A survey of citizens throughout the whole of Europe reveals that the majority of them are interested in buying a “zero-emission” car. More specifically, 58% of the 11,754 interviewees stated that they were considering buying an electric car in the next few years. In Spain’s case, the percentage rose to 69%, only surpassed by Italy with a figure of 79%.

Although Europe’s leading cities have seen a substantial growth in the registration of electric cars and motorbikes (given the benefits that they offer), with this figure rising as owners replace their cars, the percentage of electric cars has still not reached 1% of all cars on the road. What really stops us from buying one? As we said in our last article, these obstacles can be summarized into two basic factors: price and range. As reasons, they are really totally unjustified since, in the long term, you actually save money with an electric car and, what is more, Europe’s extensive network of charge points gives you all the range you need.

The survey was conducted by Dalia Research as a result of the German government’s announcement that it will ban internal combustion engines from 2030 onward. By asking directly through a survey, end consumers’ intentions can be ascertained, together with their opinions on certain key aspects. Approximately one third of all these Europeans (34%) said that they would approve of “more government support for electric vehicles”, with Spain leading the field, with a corresponding figure of 44%. When Europeans were asked whether they would be in favour of “higher taxes on vehicle emissions”, they were slightly less willing to say yes. Taking all the EU countries, 22% of the interviewees would support a tax on cars that cause more pollution.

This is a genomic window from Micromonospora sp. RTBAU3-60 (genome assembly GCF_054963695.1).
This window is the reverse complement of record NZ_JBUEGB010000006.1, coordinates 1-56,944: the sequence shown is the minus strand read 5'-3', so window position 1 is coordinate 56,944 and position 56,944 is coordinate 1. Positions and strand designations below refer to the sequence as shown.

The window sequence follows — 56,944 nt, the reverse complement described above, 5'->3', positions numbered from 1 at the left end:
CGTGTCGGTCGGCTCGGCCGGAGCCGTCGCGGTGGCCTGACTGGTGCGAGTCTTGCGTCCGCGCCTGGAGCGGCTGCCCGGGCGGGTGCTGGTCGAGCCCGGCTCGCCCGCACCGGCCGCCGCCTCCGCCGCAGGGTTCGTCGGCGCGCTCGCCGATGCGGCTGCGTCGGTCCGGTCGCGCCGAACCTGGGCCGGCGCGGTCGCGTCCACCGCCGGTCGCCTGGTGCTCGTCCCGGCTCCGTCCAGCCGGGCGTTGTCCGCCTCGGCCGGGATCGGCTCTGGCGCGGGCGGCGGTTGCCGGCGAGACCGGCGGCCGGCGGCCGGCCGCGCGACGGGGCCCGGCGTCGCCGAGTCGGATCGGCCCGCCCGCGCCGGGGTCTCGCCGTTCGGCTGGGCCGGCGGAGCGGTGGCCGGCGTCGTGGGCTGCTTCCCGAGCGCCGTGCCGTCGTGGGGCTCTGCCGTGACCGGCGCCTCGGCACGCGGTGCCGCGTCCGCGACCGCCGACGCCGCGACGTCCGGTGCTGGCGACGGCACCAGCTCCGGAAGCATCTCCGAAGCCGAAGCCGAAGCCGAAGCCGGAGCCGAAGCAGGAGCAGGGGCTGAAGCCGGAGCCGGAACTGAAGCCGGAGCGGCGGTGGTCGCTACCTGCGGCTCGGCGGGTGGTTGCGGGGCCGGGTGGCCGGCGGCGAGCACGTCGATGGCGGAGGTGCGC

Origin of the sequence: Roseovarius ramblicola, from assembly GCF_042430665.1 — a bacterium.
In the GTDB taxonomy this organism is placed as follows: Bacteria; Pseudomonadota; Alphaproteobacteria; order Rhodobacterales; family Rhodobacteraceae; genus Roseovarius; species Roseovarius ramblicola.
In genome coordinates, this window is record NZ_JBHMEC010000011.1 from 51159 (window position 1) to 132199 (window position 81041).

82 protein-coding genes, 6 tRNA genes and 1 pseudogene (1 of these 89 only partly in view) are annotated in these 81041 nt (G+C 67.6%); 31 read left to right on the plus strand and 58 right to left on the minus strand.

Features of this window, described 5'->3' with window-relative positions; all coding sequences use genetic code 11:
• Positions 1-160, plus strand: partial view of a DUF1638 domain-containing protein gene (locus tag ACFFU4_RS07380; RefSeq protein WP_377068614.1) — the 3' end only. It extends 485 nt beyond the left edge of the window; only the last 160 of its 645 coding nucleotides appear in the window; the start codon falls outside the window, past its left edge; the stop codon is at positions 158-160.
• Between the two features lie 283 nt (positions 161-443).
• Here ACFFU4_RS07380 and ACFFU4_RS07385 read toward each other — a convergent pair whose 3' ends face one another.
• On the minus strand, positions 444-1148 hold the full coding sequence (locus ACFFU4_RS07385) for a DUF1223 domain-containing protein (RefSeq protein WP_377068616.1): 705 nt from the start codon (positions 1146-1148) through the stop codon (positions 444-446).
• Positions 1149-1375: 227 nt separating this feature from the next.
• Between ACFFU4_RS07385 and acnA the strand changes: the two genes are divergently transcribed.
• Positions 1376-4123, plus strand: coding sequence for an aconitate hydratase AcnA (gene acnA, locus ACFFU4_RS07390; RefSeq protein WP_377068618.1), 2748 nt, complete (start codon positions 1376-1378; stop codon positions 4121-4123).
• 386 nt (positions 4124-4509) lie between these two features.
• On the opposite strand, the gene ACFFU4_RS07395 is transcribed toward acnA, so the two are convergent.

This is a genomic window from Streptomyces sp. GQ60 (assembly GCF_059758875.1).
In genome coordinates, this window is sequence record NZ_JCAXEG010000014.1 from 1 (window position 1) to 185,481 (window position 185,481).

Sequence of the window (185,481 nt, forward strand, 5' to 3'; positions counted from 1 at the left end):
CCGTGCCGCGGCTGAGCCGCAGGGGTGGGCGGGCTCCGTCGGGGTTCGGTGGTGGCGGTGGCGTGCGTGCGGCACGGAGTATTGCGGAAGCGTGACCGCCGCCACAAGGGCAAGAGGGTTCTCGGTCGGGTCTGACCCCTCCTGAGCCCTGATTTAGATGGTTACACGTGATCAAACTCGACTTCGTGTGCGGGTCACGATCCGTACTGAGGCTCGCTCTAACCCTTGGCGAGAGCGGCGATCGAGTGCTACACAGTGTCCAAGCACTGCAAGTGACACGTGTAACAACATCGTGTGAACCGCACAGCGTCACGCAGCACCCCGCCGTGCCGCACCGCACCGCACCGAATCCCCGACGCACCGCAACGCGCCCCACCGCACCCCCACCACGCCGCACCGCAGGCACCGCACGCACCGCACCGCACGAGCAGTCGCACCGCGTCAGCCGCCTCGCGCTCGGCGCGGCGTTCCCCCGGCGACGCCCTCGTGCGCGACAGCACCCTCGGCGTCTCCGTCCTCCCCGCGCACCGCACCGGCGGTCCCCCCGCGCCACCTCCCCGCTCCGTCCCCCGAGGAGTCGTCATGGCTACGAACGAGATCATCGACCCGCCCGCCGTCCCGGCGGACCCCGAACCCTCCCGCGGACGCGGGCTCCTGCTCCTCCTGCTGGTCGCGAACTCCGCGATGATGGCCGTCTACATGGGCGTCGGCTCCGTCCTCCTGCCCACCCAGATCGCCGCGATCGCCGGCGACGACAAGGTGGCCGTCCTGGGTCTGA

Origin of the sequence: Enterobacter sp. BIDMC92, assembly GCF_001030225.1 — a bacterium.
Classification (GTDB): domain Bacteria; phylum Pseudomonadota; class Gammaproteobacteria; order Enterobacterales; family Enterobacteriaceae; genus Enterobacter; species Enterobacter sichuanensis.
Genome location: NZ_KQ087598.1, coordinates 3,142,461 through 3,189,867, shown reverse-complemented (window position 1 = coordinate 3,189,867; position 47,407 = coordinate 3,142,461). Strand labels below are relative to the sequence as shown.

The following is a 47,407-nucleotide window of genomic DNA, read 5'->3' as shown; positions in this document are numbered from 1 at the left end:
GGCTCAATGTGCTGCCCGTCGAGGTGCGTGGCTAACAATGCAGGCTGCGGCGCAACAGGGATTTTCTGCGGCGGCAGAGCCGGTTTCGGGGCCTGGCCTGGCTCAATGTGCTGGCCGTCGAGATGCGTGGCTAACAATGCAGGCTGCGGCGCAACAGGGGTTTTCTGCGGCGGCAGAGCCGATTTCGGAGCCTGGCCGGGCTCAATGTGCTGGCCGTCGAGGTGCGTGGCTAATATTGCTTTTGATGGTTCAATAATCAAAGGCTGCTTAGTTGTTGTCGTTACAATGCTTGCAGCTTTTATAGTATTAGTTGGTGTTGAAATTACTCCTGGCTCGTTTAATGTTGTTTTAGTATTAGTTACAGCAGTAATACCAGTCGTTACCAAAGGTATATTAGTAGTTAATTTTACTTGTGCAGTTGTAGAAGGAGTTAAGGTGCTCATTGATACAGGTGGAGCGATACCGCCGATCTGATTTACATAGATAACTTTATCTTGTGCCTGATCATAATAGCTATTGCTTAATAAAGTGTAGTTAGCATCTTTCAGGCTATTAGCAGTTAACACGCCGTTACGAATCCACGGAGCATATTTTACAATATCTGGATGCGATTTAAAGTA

Most of the interviewees who said that they were willing to buy an electric car qualified the statement by adding that they would do so over the next few years. This clearly demonstrates the expectation fuelled by the big changes that the electric vehicle sector is about to undergo, with innovative new models like the Volkswagen ID or Renault Trezor which we talked about in our article on the Paris Motor Show. Having said that, to enjoy the benefits of a dependable electric car, it is not really necessary to wait for these prototypes, since there are currently some very interesting models on the market, like the Renault ZOE, whose range has been increased to 400 km, or the Nissan Leaf and Volkswagen e-Golf, which we referred to in previous articles.

Obviously, very positive conclusions can be drawn from this survey if we heed European citizens’ intentions. At Live, we continue to work toward promoting sustainable mobility and widespread use of electric vehicles. However, it seems that efforts must still be made to persuade end buyers to opt for a zero-emission car. By quashing the main reasons that put users off, this goal can be achieved, and manufacturers of electric vehicles are in a position to demonstrate that the electric vehicle sector is already a well-established one.

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